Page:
Multiple workers were in a man basket being hoisted out of a tunnel shaft. While the man basket was being lifted by crane and swung in the direction of an excavator, the excavator operator began to swing the bucket to remove dirt from a ventilation vault area. In doing so the elevated man basket struck the elbow of the excavator. The workers were not seriously injured, and the ensuing investigation focuses on training and communication. But did anyone ever ask whether the man basket needed to be swung in the same direction as the operating equipment?
Hierarchy of Controls
The Hierarchy of Controls method is designed to meet the number one goal for all safety and health professionals – creating the safest possible work environment for everyone. Before work begins all exposures must be identified and mitigated. NIOSH offers a basic outline through its understanding of the Hierarchy of Controls. The hierarchy starts with the controls understood to be most effective and moves down to those believed least effective. As defined by NIOSH, it flows as follows:
You cannot remove every hazard, but the closer you can get to the top, the closer you can get to meeting that number one goal of creating the safest work environment for everyone.
Cooperative thinking should take place prior to developing a pre-task plan for each operation. Bringing together as many experts as possible, including supervisors, engineers, operators, and workers will bring about inherently safer thinking. Get input from workers who may be able to suggest and evaluate solutions based on their knowledge of the facility, equipment, and work processes. There is never a guarantee that every hazard will be eliminated, but the chances are much greater with everyone involved.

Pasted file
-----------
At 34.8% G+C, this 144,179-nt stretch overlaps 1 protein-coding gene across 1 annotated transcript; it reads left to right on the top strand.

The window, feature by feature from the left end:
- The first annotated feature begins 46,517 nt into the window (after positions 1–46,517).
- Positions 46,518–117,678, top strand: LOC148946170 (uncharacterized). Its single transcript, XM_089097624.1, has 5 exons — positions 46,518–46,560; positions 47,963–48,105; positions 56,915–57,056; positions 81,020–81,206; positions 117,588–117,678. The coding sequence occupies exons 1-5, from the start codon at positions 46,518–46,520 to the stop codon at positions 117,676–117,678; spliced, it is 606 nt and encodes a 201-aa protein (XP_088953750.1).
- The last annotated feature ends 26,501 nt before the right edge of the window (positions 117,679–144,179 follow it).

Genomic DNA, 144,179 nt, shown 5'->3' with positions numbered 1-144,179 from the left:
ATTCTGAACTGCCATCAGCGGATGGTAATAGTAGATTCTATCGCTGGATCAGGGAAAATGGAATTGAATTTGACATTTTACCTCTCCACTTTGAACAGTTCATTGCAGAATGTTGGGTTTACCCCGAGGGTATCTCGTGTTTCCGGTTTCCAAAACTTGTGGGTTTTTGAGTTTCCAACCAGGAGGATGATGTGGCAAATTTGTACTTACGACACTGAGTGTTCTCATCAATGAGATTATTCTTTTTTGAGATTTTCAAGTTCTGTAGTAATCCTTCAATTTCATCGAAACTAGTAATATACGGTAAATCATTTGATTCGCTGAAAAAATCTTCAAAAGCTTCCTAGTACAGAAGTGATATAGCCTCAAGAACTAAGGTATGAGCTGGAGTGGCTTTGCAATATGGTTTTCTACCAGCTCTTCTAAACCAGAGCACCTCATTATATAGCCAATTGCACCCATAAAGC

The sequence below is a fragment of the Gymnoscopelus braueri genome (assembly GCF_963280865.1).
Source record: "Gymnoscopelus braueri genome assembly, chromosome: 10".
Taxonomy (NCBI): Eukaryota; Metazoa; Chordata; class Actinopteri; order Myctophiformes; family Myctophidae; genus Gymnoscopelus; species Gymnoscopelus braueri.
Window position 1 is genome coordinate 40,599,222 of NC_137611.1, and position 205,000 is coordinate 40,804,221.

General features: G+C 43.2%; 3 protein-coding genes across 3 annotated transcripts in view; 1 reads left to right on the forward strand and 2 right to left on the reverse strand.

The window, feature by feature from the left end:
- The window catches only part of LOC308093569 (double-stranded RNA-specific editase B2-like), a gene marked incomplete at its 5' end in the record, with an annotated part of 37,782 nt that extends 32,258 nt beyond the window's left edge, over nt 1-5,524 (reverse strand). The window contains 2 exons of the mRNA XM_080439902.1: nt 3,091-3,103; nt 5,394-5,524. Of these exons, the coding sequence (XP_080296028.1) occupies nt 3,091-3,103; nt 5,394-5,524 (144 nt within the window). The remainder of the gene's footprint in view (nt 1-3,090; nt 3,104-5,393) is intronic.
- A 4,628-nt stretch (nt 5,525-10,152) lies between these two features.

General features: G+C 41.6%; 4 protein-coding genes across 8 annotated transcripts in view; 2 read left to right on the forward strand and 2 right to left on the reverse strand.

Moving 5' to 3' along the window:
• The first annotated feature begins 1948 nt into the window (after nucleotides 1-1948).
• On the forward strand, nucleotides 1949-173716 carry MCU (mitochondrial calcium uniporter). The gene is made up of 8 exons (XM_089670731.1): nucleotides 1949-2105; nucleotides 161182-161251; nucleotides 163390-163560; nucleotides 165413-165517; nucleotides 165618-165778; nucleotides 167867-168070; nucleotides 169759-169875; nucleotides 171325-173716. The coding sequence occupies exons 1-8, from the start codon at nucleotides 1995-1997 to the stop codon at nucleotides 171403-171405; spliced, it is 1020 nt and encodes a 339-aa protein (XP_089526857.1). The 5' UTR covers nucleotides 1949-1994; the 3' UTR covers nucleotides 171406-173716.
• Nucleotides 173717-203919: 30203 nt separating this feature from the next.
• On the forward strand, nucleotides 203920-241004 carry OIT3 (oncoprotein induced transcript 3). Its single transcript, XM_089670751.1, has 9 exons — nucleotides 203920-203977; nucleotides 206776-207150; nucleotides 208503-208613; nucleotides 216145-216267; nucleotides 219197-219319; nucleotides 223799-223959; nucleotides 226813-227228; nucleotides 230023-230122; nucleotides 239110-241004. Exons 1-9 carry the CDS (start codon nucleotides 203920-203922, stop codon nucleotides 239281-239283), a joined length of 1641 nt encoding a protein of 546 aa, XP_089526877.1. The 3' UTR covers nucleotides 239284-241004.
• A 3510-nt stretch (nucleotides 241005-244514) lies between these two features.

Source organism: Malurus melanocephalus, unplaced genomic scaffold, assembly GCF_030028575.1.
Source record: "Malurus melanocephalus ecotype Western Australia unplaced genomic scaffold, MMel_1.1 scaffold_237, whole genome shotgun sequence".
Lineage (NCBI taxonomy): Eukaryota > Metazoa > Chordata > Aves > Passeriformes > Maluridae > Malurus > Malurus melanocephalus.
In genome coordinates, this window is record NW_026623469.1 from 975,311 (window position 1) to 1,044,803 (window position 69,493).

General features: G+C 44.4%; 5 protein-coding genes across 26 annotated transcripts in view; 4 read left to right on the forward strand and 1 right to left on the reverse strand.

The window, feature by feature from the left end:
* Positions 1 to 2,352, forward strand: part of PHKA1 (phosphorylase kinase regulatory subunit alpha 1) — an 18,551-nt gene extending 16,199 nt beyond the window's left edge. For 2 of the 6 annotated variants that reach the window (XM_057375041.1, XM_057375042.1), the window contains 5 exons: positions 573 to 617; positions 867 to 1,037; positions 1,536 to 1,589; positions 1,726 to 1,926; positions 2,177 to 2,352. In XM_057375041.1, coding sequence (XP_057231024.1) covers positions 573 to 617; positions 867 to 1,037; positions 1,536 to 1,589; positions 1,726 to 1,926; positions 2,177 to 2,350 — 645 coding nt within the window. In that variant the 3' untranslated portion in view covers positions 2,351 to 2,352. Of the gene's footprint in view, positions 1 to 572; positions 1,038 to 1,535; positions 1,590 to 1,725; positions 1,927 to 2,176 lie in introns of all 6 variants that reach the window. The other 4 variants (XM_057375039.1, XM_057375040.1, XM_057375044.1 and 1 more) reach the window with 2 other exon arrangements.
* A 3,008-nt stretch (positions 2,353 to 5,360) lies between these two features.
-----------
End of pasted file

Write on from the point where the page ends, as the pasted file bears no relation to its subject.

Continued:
Referring to the man basket example, the Elimination Control could have been used to drop the man basket in a different area of the job site rather than swinging it over top of active heavy equipment operations. All hazards must be identified prior, to be able to eliminate associated risks. Changing thought patterns may establish a way to develop less hazardous processes.
NIOSH states that Elimination and Substitution are often more difficult to enact after work has begun. The goal of Substitution is to replace a hazardous product or process with a safer one. Examples include using non-toxic or less toxic chemicals and upgrading aging machinery with newer equipment. If substitution is not an option, Engineering Controls are the next best option. NIOSH identifies numerous hazards for which Engineering Controls can be effective. For example, exhaust ventilation systems can be installed to remove airborne emissions. Another example would be adding machine guarding to protect operators.
Administrative Controls limit exposure to hazards by adjusting work tasks or schedules. This could include limiting time a worker is exposed to a hazard. Other examples include creating written standard operating procedures or installing alarms, signs, and warnings. Some organizations enact a buddy system for employees to look out for one another.
OSHA states that use of PPE should be the last line of defense or control considered. This is only acceptable after all other higher controls were considered and all efforts were exhausted. There are many types of PPE available but the right one must be chosen. After PPE has been identified as the only option, another pre-task hazard assessment must be completed to make the decision on what type is best for the job.
Take time to thoroughly discuss every work operation with the ultimate outcome of getting rid of all hazards entirely. Build a team of experts who can collaborate and make these efforts a reality. Work your way through the Hierarchy of Controls and do not move onto the next type of control until necessary. Have an open mind, set aside the right amount of time, and be prepared to budget the necessary amount of money needed to ensure the safety of your workers.